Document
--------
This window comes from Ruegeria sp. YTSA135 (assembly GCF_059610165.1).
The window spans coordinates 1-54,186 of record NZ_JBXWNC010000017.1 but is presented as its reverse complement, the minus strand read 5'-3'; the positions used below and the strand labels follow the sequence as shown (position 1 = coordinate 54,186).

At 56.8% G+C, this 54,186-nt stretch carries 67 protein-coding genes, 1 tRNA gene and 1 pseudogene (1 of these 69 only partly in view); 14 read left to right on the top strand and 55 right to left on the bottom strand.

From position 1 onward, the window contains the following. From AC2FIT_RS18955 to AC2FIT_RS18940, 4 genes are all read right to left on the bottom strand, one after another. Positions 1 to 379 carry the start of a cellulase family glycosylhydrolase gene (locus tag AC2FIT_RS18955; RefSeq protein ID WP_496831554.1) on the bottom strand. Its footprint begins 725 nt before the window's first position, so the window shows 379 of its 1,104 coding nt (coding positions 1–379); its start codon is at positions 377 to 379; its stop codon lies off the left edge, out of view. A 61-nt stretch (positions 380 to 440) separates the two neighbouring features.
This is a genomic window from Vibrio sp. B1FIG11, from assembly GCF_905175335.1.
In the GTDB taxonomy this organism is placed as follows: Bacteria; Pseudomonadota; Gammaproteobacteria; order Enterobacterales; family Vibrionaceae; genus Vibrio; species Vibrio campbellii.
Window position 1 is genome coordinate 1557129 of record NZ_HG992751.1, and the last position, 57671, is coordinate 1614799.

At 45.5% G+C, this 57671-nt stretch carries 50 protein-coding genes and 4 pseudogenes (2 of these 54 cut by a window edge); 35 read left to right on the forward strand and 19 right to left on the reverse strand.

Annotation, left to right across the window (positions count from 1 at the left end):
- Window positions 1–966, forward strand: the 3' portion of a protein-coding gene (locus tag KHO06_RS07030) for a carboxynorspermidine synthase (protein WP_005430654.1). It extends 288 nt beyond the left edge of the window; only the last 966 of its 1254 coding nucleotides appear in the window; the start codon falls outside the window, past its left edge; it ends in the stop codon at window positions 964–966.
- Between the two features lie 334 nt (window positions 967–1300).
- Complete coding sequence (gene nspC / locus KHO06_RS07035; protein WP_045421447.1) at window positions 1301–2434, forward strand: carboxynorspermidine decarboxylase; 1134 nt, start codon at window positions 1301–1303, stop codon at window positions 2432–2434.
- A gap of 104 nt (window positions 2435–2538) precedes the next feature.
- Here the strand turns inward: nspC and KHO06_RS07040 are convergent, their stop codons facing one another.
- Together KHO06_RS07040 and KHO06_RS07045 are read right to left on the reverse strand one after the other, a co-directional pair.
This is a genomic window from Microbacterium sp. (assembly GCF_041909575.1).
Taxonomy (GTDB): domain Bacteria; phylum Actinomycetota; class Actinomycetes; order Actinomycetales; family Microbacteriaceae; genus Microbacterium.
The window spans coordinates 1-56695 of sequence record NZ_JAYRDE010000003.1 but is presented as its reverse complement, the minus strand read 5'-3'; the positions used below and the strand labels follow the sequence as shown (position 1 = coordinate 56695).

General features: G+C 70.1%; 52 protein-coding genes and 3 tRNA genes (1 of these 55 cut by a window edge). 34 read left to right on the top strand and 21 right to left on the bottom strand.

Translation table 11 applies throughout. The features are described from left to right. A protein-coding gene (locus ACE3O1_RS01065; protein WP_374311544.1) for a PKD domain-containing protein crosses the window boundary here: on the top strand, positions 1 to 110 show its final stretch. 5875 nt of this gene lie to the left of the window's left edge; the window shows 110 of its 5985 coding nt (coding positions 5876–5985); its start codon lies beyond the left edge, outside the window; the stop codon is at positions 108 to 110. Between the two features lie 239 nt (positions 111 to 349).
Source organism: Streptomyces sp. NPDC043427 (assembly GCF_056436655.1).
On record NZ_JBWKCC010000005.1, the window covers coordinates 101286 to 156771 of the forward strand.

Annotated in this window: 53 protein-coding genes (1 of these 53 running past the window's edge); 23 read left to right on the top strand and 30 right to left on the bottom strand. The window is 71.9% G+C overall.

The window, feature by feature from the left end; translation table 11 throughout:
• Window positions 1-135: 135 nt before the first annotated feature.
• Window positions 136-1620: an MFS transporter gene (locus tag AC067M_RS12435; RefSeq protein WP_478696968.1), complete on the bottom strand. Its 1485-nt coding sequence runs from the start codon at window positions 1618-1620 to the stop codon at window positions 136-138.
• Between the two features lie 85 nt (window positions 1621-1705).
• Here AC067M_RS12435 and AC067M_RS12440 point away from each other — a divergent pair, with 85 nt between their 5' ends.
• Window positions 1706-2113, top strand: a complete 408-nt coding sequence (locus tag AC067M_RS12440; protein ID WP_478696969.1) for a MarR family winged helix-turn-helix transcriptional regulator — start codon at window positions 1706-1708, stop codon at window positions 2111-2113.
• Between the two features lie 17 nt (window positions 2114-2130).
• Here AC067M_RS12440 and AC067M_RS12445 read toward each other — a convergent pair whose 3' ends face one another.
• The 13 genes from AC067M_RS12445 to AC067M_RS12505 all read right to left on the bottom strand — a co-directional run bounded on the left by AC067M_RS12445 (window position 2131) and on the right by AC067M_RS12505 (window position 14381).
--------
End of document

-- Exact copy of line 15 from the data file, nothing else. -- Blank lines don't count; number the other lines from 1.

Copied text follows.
- Together KHO06_RS07040 and KHO06_RS07045 are read right to left on the reverse strand one after the other, a co-directional pair.